Eat Pray Love by Elizabeth Gilbert
Updated: Feb 14
Summary: Elizabeth Gilbert has a typical American life: husband, country home, good job. But, when she realizes this isn't what she wants, she sets out on a year-long self-discovery in Italy, India, and Indonesia.
Review: I had heard so many great things about this book over the past few years, but I never had a chance to read it, or even see the movie. When I found a copy at my local library book sale, I had to pick it up. It's as though it was calling me. (Or, perhaps, some greater power knew that I would need this book in the near future and put it out specifically for me to discover.)
Let me start out by saying that I am not necessarily a religious person, so, in general, quests to find God are not usually my cup of tea. However, that being said, I appreciated Gilbert's way of including her own beliefs in a way that didn't feel as though it was being forced down your throat. ("Just swallow Jesus into your heart!!") Instead, she left the idea of a greater power open to interpretation.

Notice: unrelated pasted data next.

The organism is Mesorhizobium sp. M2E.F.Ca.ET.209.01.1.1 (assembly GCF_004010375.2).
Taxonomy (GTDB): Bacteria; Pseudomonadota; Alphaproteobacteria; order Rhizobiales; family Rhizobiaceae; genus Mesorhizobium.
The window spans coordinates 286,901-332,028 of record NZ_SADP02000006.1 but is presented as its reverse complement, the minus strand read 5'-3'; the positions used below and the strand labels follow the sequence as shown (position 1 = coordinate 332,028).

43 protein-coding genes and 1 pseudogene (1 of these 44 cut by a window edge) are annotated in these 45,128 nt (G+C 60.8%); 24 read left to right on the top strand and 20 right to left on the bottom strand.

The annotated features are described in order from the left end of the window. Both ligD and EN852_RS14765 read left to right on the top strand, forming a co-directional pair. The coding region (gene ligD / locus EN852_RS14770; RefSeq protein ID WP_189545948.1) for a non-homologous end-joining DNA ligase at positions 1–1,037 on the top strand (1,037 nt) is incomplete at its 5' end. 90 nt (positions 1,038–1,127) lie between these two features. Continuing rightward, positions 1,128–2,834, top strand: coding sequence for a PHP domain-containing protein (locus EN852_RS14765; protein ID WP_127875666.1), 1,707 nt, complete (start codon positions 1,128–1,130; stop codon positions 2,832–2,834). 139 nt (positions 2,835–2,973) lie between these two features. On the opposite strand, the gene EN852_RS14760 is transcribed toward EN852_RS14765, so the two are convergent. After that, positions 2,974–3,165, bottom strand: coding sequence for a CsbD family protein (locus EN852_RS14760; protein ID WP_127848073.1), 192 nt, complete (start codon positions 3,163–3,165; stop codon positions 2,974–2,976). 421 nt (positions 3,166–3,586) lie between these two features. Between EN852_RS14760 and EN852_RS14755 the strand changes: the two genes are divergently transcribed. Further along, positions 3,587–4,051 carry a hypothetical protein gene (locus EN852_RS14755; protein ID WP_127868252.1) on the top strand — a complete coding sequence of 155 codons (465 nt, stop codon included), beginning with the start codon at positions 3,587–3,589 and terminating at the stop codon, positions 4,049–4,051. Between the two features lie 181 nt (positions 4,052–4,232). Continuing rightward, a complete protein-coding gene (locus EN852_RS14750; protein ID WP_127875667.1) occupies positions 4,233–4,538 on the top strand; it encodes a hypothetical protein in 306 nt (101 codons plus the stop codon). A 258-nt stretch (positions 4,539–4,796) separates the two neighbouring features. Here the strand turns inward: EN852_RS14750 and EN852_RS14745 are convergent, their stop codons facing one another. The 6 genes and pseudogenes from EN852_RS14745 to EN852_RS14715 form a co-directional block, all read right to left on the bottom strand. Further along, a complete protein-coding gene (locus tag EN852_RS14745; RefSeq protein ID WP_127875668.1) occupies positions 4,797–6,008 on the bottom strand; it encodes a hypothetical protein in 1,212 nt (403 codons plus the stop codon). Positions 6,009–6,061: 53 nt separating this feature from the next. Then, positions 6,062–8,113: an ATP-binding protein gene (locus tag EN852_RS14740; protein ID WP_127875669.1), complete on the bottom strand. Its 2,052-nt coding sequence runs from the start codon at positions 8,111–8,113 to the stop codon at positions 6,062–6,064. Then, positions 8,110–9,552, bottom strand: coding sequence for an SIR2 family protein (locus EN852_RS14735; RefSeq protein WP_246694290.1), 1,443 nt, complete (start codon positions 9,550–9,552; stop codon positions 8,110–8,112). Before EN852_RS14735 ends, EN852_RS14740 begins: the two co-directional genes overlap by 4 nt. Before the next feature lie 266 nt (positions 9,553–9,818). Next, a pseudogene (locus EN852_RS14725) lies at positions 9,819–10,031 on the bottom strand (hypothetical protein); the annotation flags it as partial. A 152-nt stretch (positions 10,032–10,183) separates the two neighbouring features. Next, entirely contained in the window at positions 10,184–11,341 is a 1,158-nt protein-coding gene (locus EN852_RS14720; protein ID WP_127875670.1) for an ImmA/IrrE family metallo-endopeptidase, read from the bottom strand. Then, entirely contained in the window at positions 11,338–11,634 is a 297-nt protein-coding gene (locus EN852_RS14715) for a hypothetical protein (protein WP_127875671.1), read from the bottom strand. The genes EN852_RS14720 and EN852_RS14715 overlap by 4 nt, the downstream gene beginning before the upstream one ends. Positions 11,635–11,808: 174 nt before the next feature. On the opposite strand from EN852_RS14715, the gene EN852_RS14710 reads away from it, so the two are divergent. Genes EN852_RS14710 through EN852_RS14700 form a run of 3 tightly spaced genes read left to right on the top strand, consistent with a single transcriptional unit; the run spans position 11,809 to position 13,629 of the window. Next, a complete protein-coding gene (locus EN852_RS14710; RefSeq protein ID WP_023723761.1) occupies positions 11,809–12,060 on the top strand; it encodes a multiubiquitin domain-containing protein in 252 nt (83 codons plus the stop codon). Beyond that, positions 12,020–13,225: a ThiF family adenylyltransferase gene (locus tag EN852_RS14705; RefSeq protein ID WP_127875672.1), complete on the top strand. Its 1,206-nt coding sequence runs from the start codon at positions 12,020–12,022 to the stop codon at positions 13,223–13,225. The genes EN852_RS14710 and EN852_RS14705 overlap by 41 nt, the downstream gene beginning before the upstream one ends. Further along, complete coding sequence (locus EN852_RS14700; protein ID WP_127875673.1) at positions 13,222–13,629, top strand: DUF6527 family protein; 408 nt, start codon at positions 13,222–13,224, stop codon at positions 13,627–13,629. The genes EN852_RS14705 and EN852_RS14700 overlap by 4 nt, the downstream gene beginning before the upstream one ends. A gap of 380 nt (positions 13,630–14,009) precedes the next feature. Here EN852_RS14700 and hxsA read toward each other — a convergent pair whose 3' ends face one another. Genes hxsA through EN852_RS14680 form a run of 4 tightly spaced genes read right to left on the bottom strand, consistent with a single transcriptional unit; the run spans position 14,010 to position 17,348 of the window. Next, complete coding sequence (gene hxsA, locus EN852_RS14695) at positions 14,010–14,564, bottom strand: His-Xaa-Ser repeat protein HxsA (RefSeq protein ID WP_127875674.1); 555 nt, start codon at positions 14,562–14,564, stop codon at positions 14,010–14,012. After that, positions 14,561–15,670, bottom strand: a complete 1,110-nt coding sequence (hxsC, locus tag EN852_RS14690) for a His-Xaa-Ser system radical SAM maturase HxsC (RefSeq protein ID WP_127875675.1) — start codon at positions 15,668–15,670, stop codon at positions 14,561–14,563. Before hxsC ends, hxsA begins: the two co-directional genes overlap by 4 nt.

Her autobiographical writing style is definitely more of a fit for me than her other book that I read. It was witty and light enough to make it fun to read. Even though I wasn't super into the first part of the book (it started to feel like The Signature of All Things all over again), I was able to get through it easily enough and move on to the parts that really captured my interest. I also really liked how she linked the short chapters to meditation beads, giving it a harmonizing connection to her dedication to the practice.
Each part of Gilbert's adventure was full of surprise, whimsy, and enlightenment as she educates her readers on the cultures of three countries (but, educational in a good way; like Bill Nye). The people she met along her journey were enthralling, beautiful, and eccentric. It was illuminating to see the humanity across the world and how relationships can span cultures because we're not that different.
I will say, I am a bit jealous that she got to spend so much time learning meditation in an Ashram in India. It reminded me of the Bill Bryson book I finished a few weeks ago where I was a bit peeved off at the upper-class privilege to be able to just up and leave the monotony of normal life for such a period of time. However, I don't want to be too judgmental since a similar trip is on my bucket list, and I hope to one day have that same privilege.
Overall, this was an absolute delight that has inspired me to get back to my meditation practice...while eating lots of pasta.